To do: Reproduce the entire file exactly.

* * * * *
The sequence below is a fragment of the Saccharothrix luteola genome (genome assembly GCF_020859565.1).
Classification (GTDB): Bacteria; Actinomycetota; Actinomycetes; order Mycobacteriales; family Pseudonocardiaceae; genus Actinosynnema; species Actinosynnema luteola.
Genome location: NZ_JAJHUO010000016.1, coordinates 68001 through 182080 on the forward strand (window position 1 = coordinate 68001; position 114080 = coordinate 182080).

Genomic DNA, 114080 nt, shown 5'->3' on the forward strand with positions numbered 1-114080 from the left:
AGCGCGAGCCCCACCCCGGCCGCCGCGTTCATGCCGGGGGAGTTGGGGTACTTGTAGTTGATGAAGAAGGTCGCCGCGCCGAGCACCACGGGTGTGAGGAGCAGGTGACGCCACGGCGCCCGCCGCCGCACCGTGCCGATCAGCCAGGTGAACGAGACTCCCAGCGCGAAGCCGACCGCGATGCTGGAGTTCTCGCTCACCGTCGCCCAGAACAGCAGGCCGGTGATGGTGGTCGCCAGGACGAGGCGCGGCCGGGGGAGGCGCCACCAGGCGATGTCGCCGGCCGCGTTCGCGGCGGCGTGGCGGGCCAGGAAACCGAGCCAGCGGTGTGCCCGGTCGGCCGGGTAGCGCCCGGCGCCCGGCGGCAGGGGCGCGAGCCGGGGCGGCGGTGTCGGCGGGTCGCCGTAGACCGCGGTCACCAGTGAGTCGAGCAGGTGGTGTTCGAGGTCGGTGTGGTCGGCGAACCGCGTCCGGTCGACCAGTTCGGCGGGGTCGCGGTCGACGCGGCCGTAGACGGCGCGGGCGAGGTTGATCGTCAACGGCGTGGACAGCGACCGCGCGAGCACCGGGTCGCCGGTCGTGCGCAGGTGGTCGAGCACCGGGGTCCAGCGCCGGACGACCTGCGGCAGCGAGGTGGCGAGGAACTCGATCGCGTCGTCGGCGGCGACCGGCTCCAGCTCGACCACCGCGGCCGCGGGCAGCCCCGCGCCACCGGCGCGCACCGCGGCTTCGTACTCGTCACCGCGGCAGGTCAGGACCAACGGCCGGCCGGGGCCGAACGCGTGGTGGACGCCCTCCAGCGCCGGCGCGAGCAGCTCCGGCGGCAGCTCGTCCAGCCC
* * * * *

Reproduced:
The sequence below is a fragment of the Saccharothrix luteola genome (genome assembly GCF_020859565.1).
Classification (GTDB): Bacteria; Actinomycetota; Actinomycetes; order Mycobacteriales; family Pseudonocardiaceae; genus Actinosynnema; species Actinosynnema luteola.
Genome location: NZ_JAJHUO010000016.1, coordinates 68001 through 182080 on the forward strand (window position 1 = coordinate 68001; position 114080 = coordinate 182080).

Genomic DNA, 114080 nt, shown 5'->3' on the forward strand with positions numbered 1-114080 from the left:
AGCGCGAGCCCCACCCCGGCCGCCGCGTTCATGCCGGGGGAGTTGGGGTACTTGTAGTTGATGAAGAAGGTCGCCGCGCCGAGCACCACGGGTGTGAGGAGCAGGTGACGCCACGGCGCCCGCCGCCGCACCGTGCCGATCAGCCAGGTGAACGAGACTCCCAGCGCGAAGCCGACCGCGATGCTGGAGTTCTCGCTCACCGTCGCCCAGAACAGCAGGCCGGTGATGGTGGTCGCCAGGACGAGGCGCGGCCGGGGGAGGCGCCACCAGGCGATGTCGCCGGCCGCGTTCGCGGCGGCGTGGCGGGCCAGGAAACCGAGCCAGCGGTGTGCCCGGTCGGCCGGGTAGCGCCCGGCGCCCGGCGGCAGGGGCGCGAGCCGGGGCGGCGGTGTCGGCGGGTCGCCGTAGACCGCGGTCACCAGTGAGTCGAGCAGGTGGTGTTCGAGGTCGGTGTGGTCGGCGAACCGCGTCCGGTCGACCAGTTCGGCGGGGTCGCGGTCGACGCGGCCGTAGACGGCGCGGGCGAGGTTGATCGTCAACGGCGTGGACAGCGACCGCGCGAGCACCGGGTCGCCGGTCGTGCGCAGGTGGTCGAGCACCGGGGTCCAGCGCCGGACGACCTGCGGCAGCGAGGTGGCGAGGAACTCGATCGCGTCGTCGGCGGCGACCGGCTCCAGCTCGACCACCGCGGCCGCGGGCAGCCCCGCGCCACCGGCGCGCACCGCGGCTTCGTACTCGTCACCGCGGCAGGTCAGGACCAACGGCCGGCCGGGGCCGAACGCGTGGTGGACGCCCTCCAGCGCCGGCGCGAGCAGCTCCGGCGGCAGCTCGTCCAGCCC